The Museum


How much of history do we remember? As a philosopher once said, “Those who cannot remember the past are condemned to repeat it”. But we keep forgetting and thereby keep repeating the same mistakes. Our collective history is littered with examples of the vilest of deeds that have repeated themselves through the ages. From Germany to Gujarat and from Rwanda to Cambodia millions have been murdered and massacred just because they were the ‘other’. A group of ‘others’ who could conveniently be blamed for whatever imaginary wrongs those in power could propagate about them. And people would believe them for it is easier to blame someone else rather than confront a problem.


Therefore, it is important to create symbols and to build special places where memories of the past are kept alive and remembered. For it is necessary to remember even if memories seem futile. For in remembering we make a promise even if we do not always keep it. A promise to do whatever it takes to prevent what we are seeing of the past from repeating itself in the present or in the future.


One such place is the Jewish Museum in Berlin. Among the museums I’ve seen it alone makes brilliant use of light and space to evoke a feeling of great loss and sadness. Each facet of the architecture and arrangement is meant to mean something and that meaning is conveyed using the simplest of means: stark unadorned walls, huge empty rooms, select photos and belongings, uneven ground, all meant to reproduce at least in part the unbelievable horrors experienced by the victims of the holocaust.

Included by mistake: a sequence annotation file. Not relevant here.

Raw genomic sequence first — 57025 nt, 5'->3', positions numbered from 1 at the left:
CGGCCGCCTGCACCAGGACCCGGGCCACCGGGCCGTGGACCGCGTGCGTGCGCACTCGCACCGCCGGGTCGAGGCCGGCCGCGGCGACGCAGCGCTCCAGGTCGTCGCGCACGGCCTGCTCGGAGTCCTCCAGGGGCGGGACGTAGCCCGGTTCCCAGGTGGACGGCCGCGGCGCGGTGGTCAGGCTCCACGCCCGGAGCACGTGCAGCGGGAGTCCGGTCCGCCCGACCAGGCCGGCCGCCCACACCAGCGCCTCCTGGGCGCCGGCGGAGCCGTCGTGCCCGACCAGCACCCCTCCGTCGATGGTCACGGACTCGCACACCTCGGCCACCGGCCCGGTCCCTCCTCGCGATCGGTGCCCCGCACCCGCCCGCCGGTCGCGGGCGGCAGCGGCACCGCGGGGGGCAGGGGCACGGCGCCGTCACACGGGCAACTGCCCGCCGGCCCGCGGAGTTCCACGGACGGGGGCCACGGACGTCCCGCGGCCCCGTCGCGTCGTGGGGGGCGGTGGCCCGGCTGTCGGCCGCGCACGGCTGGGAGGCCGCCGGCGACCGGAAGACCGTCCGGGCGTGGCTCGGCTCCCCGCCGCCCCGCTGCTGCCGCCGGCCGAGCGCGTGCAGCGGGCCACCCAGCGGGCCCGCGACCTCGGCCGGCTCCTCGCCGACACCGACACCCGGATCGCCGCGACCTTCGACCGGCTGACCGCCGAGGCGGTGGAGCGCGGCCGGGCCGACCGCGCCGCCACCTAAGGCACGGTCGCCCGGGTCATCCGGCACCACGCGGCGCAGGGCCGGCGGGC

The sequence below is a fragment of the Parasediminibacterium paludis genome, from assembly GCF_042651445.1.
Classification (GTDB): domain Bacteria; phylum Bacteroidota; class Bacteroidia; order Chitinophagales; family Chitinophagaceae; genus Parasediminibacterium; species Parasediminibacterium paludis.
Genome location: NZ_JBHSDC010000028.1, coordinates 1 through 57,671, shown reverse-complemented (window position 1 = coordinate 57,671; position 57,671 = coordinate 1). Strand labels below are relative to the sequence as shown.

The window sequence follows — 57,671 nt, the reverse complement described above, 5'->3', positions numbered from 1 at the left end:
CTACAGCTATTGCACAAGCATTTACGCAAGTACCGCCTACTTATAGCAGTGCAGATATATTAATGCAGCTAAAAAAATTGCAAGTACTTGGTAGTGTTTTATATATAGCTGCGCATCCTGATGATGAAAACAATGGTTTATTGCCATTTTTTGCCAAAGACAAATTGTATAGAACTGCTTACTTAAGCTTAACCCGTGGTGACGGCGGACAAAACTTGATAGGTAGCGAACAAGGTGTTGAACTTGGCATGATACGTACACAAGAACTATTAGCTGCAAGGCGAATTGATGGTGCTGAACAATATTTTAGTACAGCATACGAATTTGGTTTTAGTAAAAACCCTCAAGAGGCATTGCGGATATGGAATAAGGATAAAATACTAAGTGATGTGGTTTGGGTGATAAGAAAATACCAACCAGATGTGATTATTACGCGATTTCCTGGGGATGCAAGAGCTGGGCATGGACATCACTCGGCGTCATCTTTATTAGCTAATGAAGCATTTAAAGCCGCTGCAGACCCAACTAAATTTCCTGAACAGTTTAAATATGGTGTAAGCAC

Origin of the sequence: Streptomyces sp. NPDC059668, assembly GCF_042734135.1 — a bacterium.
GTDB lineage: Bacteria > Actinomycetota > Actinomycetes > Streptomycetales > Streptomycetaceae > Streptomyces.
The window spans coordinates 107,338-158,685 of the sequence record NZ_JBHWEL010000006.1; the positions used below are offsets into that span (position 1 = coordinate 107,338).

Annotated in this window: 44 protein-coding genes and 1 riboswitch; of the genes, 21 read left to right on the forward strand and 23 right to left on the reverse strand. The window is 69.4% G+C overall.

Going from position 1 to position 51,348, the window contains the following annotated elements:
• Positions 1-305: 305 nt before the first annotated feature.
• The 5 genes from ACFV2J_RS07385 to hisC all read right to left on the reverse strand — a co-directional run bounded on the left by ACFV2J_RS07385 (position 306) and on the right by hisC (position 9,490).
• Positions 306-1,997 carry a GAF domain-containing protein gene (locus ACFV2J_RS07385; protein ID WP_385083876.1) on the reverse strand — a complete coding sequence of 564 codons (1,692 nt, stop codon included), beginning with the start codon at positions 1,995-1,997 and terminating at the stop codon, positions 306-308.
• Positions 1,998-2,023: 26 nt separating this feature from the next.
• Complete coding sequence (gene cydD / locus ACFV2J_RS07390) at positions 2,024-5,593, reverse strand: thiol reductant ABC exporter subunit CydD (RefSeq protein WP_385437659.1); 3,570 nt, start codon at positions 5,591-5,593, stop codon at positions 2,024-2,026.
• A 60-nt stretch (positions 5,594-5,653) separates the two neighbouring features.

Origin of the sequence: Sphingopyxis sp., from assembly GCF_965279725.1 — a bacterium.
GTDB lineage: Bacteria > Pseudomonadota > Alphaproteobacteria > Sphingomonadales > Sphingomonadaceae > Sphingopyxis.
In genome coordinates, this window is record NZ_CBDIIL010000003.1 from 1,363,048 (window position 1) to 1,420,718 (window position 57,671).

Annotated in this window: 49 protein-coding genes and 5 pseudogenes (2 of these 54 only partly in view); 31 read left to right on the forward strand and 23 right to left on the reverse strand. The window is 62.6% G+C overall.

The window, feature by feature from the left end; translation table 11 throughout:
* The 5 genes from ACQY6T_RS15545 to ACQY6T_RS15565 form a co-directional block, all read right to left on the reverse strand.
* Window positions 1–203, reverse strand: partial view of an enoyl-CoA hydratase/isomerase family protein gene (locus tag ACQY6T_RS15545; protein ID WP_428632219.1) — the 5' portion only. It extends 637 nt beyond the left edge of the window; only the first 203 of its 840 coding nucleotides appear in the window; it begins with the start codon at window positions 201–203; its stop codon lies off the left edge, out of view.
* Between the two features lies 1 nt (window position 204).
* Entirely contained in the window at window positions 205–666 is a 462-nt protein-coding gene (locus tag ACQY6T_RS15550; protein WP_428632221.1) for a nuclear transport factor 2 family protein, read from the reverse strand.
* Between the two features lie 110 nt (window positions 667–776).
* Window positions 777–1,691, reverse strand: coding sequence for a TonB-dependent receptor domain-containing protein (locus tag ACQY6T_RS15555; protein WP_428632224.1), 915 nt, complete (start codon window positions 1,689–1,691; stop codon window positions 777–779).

Humans are by their very nature afraid of the other. Evolution has given us instincts that make us fear people different from us. So we build invisible walls, draw arbitrary lines that separate us into homogeneous groups based on color, caste, race and creed. We fence ourselves inside these artificial barriers. When placed outside our comfort zones we instantly gravitate towards the familiar, someone who speaks the same language or is from the same country or city. This is because there is safety in numbers, there is safety in the familiar. This must have helped us in our evolutionary struggles when the world was a fearful place where dangerous predators and unforgiving nature picked off the weaker ones or sometimes even the ones who did not conform.

But what if evolution sprang a surprise on us by throwing an unexpected curve ball? What if the next stage of evolution makes us look obsolete? What if, say through genetic engineering or purely evolutionary means, a new breed of humanity is born, equipped with powers we can only dream of or perhaps read only in comic books? How would we deal with that reality? Would we learn to exist in the midst of such ‘different’ people or would we give in to our instincts and try to destroy the emerging threat? Would it be our turn to become extinct?

It is in such a world Heroes is set in. A world where anything is possible. A world where being special takes on an entirely different meaning. A world on the cusp of immense change.

(To know more about the series go here).

World Cinema Wonderland 2